The words of Jesus echo down the corridors of time: “I am the resurrection and the life. He who believes in Me, though he may die, he shall live” (John 11:25). “Blessed are the dead who die in the Lord from now on” (Revelation 14:13). Jesus is coming soon (John 14:1-3) and every eye will see Him (Revelation 1:7). The glorious return of Jesus Christ is the “blessed hope” for God’s children (Titus 2:13). Jesus says, “Do not marvel at this; for the hour is coming in which all who are in the graves will hear His voice (John 5:28).

On that day, all the righteous dead will hear the voice of Jesus saying, “Awake, you who sleep, arise from the dead, and Christ will give you light” (Ephesians 5:14). Then the righteous dead will rise from their graves and, with the righteous living, be caught up to meet Jesus in the air (1 Thessalonians 1:16,17). All those who now sleep (die) in Jesus will be brought back to life at the advent of Jesus, their bodies transformed in the twinkling of an eye from mortality to immortality (1 Corinthians 15:51). “Blessed and holy is he who has part in the first resurrection. Over such the second death has no power, but they shall be priests of God and of Christ, and shall reign with Him a thousand years” (Revelation 20:6).

Heaven without death

It is difficult to comprehend what heaven will be like without death. All we know is that it will be much better than anything we can imagine (1 Corinthians 2:9). In this sinful world we too may one day die. Death is the cessation of life. Dust returns to dust. We await the promise and hope of being raised again when Jesus returns. Then, after a thousand years with Jesus in heaven, the beloved city will descend from God to this earth (Revelation 20:9; 21:2). The new heavens and new earth (2 Peter 3:13; Isaiah 66:22; Revelation 21:1) will have no more pain, crying or death (Revelation 21:4).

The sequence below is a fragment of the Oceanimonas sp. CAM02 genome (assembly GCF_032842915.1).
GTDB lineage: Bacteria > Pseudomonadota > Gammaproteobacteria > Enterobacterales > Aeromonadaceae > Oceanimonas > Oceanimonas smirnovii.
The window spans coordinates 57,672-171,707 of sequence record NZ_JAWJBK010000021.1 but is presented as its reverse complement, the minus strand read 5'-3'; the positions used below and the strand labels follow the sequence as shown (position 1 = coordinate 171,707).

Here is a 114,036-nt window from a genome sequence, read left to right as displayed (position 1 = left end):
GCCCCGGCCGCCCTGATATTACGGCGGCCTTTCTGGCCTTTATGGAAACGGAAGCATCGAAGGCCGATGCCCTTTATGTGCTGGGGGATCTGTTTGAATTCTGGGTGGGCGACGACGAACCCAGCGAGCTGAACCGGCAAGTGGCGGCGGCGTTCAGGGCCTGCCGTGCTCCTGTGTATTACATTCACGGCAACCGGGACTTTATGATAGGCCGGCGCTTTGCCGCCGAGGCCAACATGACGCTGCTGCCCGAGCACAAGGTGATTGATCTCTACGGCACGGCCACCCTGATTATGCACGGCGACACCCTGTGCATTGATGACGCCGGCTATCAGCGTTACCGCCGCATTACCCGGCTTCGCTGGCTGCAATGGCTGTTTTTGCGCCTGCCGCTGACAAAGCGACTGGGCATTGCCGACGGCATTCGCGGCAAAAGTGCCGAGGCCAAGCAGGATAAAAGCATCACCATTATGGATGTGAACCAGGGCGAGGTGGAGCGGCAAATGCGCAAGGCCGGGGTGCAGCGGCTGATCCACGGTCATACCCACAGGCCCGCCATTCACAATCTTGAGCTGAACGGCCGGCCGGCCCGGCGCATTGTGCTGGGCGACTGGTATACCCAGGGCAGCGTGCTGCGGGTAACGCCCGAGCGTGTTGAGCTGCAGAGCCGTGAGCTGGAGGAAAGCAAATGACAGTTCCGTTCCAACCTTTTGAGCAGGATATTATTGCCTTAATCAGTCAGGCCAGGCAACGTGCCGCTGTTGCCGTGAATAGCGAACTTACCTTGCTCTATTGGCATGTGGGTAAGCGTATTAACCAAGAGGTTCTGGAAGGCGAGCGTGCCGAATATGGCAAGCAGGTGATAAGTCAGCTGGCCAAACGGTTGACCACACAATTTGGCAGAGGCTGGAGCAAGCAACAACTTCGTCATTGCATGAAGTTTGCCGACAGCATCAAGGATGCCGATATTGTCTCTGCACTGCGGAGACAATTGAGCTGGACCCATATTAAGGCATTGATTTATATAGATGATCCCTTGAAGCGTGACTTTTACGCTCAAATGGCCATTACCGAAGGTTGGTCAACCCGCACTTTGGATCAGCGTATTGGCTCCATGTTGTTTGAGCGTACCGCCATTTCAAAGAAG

Life will be boundless. And God will become the Everlasting King of the universe (Revelation 21:3). Our ultimate destination will be far superior to the ocean, an unoccupied island or a place beneath a burning volcano. We will live with the Father, Son, Holy Spirit and the angels for endless ages. Death and Hades will have no place there.


Lui Yarakei is a theology student from Vanuatu, studying at Fulton College, Fiji.

  1. The Vanuatuan people, as part of Melanesia, were traditionally animists who believed that a living soul dwelt in every living thing (nature). Hence, the belief in the spirits of the dead was prevalent in Vanuatu. This section includes a brief summary of the various different concepts of life after death in traditional Vanuatuan society.
  2. All Bible citations in this article have been taken from the NKJV, unless otherwise stated.